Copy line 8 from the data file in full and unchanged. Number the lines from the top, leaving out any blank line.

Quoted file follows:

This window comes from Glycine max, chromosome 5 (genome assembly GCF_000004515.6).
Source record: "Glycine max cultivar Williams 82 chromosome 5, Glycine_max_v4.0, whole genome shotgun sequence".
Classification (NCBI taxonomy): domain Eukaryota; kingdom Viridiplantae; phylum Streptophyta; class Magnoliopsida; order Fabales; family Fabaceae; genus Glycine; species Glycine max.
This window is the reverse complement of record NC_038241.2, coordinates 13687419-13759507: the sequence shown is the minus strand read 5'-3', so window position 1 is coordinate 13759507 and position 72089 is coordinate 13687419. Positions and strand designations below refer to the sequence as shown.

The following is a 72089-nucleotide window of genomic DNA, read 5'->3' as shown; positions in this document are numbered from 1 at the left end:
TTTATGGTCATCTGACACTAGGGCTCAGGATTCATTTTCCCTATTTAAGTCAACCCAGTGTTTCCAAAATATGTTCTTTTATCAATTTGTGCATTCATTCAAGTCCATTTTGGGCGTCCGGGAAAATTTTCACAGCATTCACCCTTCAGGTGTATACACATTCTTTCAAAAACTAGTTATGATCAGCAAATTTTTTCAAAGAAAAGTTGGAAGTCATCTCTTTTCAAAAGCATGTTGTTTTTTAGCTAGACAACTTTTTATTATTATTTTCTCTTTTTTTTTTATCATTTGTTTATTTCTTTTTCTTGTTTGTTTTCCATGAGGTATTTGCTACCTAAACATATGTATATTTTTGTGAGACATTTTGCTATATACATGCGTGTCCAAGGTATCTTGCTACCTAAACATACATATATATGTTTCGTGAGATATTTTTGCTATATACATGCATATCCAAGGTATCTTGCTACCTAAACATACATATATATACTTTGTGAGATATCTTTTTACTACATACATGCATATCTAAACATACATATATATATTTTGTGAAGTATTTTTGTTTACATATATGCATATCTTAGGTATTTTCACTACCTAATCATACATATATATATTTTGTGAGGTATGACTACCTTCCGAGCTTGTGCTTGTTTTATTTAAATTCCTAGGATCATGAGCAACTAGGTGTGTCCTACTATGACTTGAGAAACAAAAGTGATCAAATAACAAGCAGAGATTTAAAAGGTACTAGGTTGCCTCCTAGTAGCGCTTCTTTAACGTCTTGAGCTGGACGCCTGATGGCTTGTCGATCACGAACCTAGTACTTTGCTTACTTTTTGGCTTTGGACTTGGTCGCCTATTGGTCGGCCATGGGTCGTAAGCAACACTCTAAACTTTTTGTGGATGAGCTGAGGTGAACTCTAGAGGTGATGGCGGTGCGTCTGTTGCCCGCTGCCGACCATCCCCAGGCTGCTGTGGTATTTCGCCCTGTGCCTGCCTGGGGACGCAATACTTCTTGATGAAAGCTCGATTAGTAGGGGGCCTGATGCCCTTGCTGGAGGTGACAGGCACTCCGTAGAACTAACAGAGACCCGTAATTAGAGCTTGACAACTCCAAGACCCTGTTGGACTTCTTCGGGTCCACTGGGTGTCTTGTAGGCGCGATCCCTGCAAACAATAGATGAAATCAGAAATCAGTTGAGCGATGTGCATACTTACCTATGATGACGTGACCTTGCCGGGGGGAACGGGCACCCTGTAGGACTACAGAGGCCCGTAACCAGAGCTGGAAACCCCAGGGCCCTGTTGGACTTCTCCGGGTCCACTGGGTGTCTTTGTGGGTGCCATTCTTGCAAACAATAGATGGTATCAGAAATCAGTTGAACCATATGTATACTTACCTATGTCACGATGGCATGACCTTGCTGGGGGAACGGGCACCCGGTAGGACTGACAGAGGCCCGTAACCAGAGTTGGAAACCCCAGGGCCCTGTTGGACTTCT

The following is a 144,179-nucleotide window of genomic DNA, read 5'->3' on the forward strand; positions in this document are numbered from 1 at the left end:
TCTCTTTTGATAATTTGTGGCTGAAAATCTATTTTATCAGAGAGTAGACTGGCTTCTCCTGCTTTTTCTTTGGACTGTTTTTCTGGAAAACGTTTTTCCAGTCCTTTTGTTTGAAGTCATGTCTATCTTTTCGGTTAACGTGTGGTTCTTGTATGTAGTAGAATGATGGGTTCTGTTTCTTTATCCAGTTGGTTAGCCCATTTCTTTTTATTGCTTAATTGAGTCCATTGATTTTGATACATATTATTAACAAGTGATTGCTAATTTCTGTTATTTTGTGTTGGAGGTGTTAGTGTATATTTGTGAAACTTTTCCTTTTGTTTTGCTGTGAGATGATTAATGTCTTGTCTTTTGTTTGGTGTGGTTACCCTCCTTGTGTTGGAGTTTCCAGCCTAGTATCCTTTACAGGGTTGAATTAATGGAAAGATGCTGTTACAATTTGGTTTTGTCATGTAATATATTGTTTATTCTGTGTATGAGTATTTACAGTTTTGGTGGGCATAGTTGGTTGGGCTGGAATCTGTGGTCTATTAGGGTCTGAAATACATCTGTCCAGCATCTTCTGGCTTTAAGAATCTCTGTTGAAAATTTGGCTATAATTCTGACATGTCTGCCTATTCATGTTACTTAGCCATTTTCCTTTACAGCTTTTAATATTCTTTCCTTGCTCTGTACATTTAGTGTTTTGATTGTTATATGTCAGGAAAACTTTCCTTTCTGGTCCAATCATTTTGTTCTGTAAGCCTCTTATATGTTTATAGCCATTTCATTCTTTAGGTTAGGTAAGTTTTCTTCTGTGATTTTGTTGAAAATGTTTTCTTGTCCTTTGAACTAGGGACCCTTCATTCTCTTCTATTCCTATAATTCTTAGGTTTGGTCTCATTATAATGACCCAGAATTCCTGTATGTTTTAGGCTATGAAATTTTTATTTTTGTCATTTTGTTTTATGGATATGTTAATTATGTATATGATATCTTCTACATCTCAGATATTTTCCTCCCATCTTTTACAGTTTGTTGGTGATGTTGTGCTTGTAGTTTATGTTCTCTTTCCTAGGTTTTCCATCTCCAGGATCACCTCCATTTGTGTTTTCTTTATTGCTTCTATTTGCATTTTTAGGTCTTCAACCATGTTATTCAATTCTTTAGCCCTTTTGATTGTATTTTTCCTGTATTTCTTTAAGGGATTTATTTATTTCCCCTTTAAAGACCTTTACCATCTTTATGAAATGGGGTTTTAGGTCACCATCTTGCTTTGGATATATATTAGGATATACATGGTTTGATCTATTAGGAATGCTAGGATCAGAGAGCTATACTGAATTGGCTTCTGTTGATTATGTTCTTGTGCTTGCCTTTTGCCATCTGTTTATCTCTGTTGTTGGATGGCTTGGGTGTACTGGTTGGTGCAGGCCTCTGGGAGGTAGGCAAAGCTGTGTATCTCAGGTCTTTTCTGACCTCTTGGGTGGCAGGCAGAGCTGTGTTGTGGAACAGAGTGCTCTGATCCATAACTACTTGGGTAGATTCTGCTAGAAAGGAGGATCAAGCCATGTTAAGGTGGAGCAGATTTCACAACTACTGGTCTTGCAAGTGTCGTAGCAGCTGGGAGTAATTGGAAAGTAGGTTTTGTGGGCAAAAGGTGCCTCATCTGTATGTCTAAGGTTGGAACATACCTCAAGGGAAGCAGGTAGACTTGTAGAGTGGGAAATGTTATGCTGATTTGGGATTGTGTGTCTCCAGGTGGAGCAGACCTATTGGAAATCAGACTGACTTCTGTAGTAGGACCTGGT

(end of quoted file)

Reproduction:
TCTCTTTTGATAATTTGTGGCTGAAAATCTATTTTATCAGAGAGTAGACTGGCTTCTCCTGCTTTTTCTTTGGACTGTTTTTCTGGAAAACGTTTTTCCAGTCCTTTTGTTTGAAGTCATGTCTATCTTTTCGGTTAACGTGTGGTTCTTGTATGTAGTAGAATGATGGGTTCTGTTTCTTTATCCAGTTGGTTAGCCCATTTCTTTTTATTGCTTAATTGAGTCCATTGATTTTGATACATATTATTAACAAGTGATTGCTAATTTCTGTTATTTTGTGTTGGAGGTGTTAGTGTATATTTGTGAAACTTTTCCTTTTGTTTTGCTGTGAGATGATTAATGTCTTGTCTTTTGTTTGGTGTGGTTACCCTCCTTGTGTTGGAGTTTCCAGCCTAGTATCCTTTACAGGGTTGAATTAATGGAAAGATGCTGTTACAATTTGGTTTTGTCATGTAATATATTGTTTATTCTGTGTATGAGTATTTACAGTTTTGGTGGGCATAGTTGGTTGGGCTGGAATCTGTGGTCTATTAGGGTCTGAAATACATCTGTCCAGCATCTTCTGGCTTTAAGAATCTCTGTTGAAAATTTGGCTATAATTCTGACATGTCTGCCTATTCATGTTACTTAGCCATTTTCCTTTACAGCTTTTAATATTCTTTCCTTGCTCTGTACATTTAGTGTTTTGATTGTTATATGTCAGGAAAACTTTCCTTTCTGGTCCAATCATTTTGTTCTGTAAGCCTCTTATATGTTTATAGCCATTTCATTCTTTAGGTTAGGTAAGTTTTCTTCTGTGATTTTGTTGAAAATGTTTTCTTGTCCTTTGAACTAGGGACCCTTCATTCTCTTCTATTCCTATAATTCTTAGGTTTGGTCTCATTATAATGACCCAGAATTCCTGTATGTTTTAGGCTATGAAATTTTTATTTTTGTCATTTTGTTTTATGGATATGTTAATTATGTATATGATATCTTCTACATCTCAGATATTTTCCTCCCATCTTTTACAGTTTGTTGGTGATGTTGTGCTTGTAGTTTATGTTCTCTTTCCTAGGTTTTCCATCTCCAGGATCACCTCCATTTGTGTTTTCTTTATTGCTTCTATTTGCATTTTTAGGTCTTCAACCATGTTATTCAATTCTTTAGCCCTTTTGATTGTATTTTTCCTGTATTTCTTTAAGGGATTTATTTATTTCCCCTTTAAAGACCTTTACCATCTTTATGAAATGGGGTTTTAGGTCACCATCTTGCTTTGGATATATATTAGGATATACATGGTTTGATCTATTAGGAATGCTAGGATCAGAGAGCTATACTGAATTGGCTTCTGTTGATTATGTTCTTGTGCTTGCCTTTTGCCATCTGTTTATCTCTGTTGTTGGATGGCTTGGGTGTACTGGTTGGTGCAGGCCTCTGGGAGGTAGGCAAAGCTGTGTATCTCAGGTCTTTTCTGACCTCTTGGGTGGCAGGCAGAGCTGTGTTGTGGAACAGAGTGCTCTGATCCATAACTACTTGGGTAGATTCTGCTAGAAAGGAGGATCAAGCCATGTTAAGGTGGAGCAGATTTCACAACTACTGGTCTTGCAAGTGTCGTAGCAGCTGGGAGTAATTGGAAAGTAGGTTTTGTGGGCAAAAGGTGCCTCATCTGTATGTCTAAGGTTGGAACATACCTCAAGGGAAGCAGGTAGACTTGTAGAGTGGGAAATGTTATGCTGATTTGGGATTGTGTGTCTCCAGGTGGAGCAGACCTATTGGAAATCAGACTGACTTCTGTAGTAGGACCTGGT